When A Venous Ulcer Leads To A Rigid Varus Ankle Deformity


This author details the treatment of a patient’s rigid varus deformity, which caused calluses and wounds, and prevented her from wearing shoe gear.

   A 56-year-old patient with venous disease presented after she began walking on the side of her left foot to avoid painful motion at the medial ankle where she had a longstanding painful venous ulcer. Over several years a resultant rigid varus deformity prevented her from wearing most shoe gear and led to calluses and wounds along the lateral column. The patient has poorly controlled schizophrenia complicating her treatment course.

   Biopsies of the longstanding venous ulcer confirmed the diagnosis and revealed it to be free of atypia/cancer, vasculitis, etc. The patient had evidence of osteomyelitis in the medial tibia beneath the chronic ulcer as detected by a white blood cell labeled bone scan. The patient had surgery to resect the chronic bone infection in the tibia and at the same time, we staged the ankle/rearfoot arthrodesis, which required a talectomy. We implanted antibiotic beads into the medial tibia and the ankle space where the talus had been removed. We employed a circular ring external fixator for stability, and gradual deformity correction, stretching the soft tissues slowly over time to bring the forefoot and rearfoot into a rectus forefoot to rearfoot position.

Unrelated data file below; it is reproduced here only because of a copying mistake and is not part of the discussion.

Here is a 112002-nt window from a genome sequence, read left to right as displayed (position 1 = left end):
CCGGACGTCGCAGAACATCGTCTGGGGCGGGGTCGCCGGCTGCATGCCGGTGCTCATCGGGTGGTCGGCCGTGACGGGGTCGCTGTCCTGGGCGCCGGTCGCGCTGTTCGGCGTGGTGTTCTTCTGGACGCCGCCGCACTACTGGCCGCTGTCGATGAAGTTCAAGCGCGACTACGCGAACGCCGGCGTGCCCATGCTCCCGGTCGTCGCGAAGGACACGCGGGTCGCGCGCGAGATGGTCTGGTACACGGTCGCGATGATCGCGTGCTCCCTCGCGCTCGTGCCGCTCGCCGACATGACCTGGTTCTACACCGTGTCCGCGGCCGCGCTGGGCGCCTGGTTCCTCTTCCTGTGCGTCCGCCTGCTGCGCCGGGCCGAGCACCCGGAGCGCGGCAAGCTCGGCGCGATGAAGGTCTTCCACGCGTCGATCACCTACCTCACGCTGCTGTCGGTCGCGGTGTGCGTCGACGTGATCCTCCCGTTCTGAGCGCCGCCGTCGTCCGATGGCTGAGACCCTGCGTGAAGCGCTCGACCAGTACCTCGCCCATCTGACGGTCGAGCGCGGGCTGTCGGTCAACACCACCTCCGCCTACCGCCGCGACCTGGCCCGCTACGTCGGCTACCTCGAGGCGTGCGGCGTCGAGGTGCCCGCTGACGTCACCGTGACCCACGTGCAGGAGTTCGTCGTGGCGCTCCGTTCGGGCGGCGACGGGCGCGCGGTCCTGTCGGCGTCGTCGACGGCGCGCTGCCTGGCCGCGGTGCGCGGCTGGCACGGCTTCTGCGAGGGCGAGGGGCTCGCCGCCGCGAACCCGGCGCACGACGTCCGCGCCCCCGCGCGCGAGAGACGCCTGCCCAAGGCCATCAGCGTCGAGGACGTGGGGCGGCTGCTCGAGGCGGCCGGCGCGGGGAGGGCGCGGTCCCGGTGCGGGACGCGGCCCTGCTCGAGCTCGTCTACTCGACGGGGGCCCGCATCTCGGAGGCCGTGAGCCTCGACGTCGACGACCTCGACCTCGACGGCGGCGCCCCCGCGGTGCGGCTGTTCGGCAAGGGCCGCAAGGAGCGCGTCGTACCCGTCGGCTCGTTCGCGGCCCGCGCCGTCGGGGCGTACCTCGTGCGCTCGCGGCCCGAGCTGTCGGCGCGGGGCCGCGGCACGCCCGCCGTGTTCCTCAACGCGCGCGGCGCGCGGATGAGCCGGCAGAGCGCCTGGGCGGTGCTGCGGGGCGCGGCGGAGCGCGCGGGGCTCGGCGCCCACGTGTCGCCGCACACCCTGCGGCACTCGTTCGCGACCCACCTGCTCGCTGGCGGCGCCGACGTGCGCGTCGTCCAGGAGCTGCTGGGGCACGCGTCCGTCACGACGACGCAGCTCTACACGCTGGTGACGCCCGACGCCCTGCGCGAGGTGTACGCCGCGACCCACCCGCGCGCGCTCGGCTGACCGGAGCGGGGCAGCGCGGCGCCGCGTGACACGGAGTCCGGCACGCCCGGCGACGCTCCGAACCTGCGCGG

At six weeks, we removed the antibiotic beads and the medial venous ulcer had healed. We prepared the distal tibia and calcaneus for tibiocalcaneal arthrodesis. We adjusted the circular ring external fixator to compress across the fusion site along the threaded rods. After an additional 10 weeks, we had radiographic evidence of a satisfactory tibiocalcaneal arthrodesis. At this point, the patient was ready for an ankle foot orthosis and was able to begin using extra-depth shoe gear with Plastazote inserts.

   Dr. Dauphinée is the Immediate Past President of the Texas Podiatric Medical Association. He is a Fellow of the American College of Foot and Ankle Surgeons, the American Society of Podiatric Surgeons, the Association of Extremity Nerve Surgeons, the American College of Certified Wound Specialists and the American Professional Wound Care Association. Dr. Dauphinée is the Founding Medical Director of the Center for Wound Healing and Hyperbaric Medicine at North Texas Hospital in Denton, Texas. He is the founder and managing partner of Complete Foot and Ankle Care of North Texas, PA.

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